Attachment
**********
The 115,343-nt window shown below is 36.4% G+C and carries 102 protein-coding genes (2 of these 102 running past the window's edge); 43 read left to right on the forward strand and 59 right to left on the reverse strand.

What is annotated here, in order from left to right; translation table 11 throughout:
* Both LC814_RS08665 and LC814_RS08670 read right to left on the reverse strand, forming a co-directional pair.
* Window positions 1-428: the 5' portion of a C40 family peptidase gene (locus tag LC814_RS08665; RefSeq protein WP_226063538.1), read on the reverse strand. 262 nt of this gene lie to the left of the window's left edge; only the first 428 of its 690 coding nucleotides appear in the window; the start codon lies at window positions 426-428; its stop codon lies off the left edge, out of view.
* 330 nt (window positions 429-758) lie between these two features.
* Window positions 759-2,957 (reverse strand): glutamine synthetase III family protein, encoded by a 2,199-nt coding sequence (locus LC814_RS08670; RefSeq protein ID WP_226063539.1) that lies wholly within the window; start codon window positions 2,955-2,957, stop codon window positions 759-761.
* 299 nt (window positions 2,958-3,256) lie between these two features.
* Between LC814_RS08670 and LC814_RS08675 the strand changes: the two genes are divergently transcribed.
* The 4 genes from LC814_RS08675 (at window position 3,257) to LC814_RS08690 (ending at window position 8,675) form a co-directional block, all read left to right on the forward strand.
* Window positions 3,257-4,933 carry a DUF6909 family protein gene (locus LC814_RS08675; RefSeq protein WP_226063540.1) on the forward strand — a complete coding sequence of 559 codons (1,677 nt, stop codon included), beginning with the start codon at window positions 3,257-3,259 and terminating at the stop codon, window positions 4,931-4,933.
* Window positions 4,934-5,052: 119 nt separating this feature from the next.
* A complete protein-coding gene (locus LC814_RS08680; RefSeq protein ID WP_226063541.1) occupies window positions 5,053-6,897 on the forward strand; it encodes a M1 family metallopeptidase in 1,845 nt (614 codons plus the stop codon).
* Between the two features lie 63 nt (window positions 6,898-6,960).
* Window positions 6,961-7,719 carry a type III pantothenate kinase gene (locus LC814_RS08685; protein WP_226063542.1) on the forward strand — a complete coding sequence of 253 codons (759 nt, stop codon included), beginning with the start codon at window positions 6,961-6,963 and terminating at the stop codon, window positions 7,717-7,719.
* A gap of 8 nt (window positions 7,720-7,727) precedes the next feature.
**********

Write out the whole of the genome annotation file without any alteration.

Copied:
The 115,343-nt window shown below is 36.4% G+C and carries 102 protein-coding genes (2 of these 102 running past the window's edge); 43 read left to right on the forward strand and 59 right to left on the reverse strand.

What is annotated here, in order from left to right; translation table 11 throughout:
* Both LC814_RS08665 and LC814_RS08670 read right to left on the reverse strand, forming a co-directional pair.
* Window positions 1-428: the 5' portion of a C40 family peptidase gene (locus tag LC814_RS08665; RefSeq protein WP_226063538.1), read on the reverse strand. 262 nt of this gene lie to the left of the window's left edge; only the first 428 of its 690 coding nucleotides appear in the window; the start codon lies at window positions 426-428; its stop codon lies off the left edge, out of view.
* 330 nt (window positions 429-758) lie between these two features.
* Window positions 759-2,957 (reverse strand): glutamine synthetase III family protein, encoded by a 2,199-nt coding sequence (locus LC814_RS08670; RefSeq protein ID WP_226063539.1) that lies wholly within the window; start codon window positions 2,955-2,957, stop codon window positions 759-761.
* 299 nt (window positions 2,958-3,256) lie between these two features.
* Between LC814_RS08670 and LC814_RS08675 the strand changes: the two genes are divergently transcribed.
* The 4 genes from LC814_RS08675 (at window position 3,257) to LC814_RS08690 (ending at window position 8,675) form a co-directional block, all read left to right on the forward strand.
* Window positions 3,257-4,933 carry a DUF6909 family protein gene (locus LC814_RS08675; RefSeq protein WP_226063540.1) on the forward strand — a complete coding sequence of 559 codons (1,677 nt, stop codon included), beginning with the start codon at window positions 3,257-3,259 and terminating at the stop codon, window positions 4,931-4,933.
* Window positions 4,934-5,052: 119 nt separating this feature from the next.
* A complete protein-coding gene (locus LC814_RS08680; RefSeq protein ID WP_226063541.1) occupies window positions 5,053-6,897 on the forward strand; it encodes a M1 family metallopeptidase in 1,845 nt (614 codons plus the stop codon).
* Between the two features lie 63 nt (window positions 6,898-6,960).
* Window positions 6,961-7,719 carry a type III pantothenate kinase gene (locus LC814_RS08685; protein WP_226063542.1) on the forward strand — a complete coding sequence of 253 codons (759 nt, stop codon included), beginning with the start codon at window positions 6,961-6,963 and terminating at the stop codon, window positions 7,717-7,719.
* A gap of 8 nt (window positions 7,720-7,727) precedes the next feature.